Plato’s Forms in Response to Bonnie Honig

Socrates’ Antigone has been the subject of countless debates over the the course of nearly two and a half millennia. Who performed the first burial? How do we make sense of Antigone’s dirge? What, if anything, do the characters symbolize? In 2009, a profound political theorist by the name of Bonnie Honig approached the last question in this article. In summary, she interprets this play as Creon representing democratic values, while Antigone represents that of the aristocracy. Honig asserts that Creon’s emphasis on total equality and the replaceability of individuals is demonstrative of democracy. On the complete opposite side of the spectrum, Antigone believes her brother is utterly unique, prompting her to wail in excess at his death; Honig takes this as an example of her Homeric/aristocratic values.

Naturally, at the end of the play, just about everybody Creon loved has killed themselves, leaving him to feel mournful, for he seems to realize that his wife and son were utterly unique to him. All the while he mourns in silence. Creon mourns these losses and decides to bury all those who he swore not to bury, in respect for the dead (an Homeric/aristocratic act). However, at the same time, his mourning is subdued and not outward (a democratic response to death). Honig assesses this to mean that Creon has become a combination of both himself and Antigone.  This poses the problem I will attempt to address.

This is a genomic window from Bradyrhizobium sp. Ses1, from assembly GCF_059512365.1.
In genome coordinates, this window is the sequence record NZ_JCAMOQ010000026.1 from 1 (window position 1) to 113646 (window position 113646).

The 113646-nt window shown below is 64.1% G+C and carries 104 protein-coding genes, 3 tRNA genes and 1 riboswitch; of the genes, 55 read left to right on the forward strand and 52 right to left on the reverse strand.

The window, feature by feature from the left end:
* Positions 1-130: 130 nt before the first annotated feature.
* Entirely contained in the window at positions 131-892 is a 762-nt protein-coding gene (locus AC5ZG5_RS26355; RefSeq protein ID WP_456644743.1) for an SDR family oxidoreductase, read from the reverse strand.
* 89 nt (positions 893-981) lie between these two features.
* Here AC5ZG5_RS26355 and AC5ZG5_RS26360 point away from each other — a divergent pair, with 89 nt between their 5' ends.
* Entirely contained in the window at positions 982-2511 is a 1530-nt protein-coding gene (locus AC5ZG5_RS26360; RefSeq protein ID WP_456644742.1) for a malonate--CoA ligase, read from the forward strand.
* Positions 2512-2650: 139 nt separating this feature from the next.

For now, let’s briefly set this aside and think about Plato’s Forms.

Plato believed that everything existed in both a physical and metaphysical sense. The physical world is constantly changing, but in the metaphysical world, everything is constant and unchanging. A good explanation of Plato’s Forms can be found here. What we see are not physical objects, but rather “Forms” of the object. Why is a rotting apple still an apple? Because its Form is still an apple. A rotting apple still holds the same “apple-ness” as that of a perfectly ripe one because it still holds the Form of an apple.

But how does this relate to Honig’s analysis?

As stated before, Honig suggests that by the time Antigone draws to a close, Creon is the embodiment of both Homeric/aristocratic values and democracy. In other words, Creon has “Creon-ness” and “Antigone-ness.” According to the Theory of the Forms, one’s Form exists only as one’s self. Creon should theoretically exist as Creon, not Creon and Antigone. Therefore, Honig’s reading of Antigone does not adhere to the Theory of the Forms; by these standards, Plato would deem her reading incorrect. Of course, it was Plato, not Socrates who came up with the Forms, so Honig’s reading can still be considered a plausible analysis.


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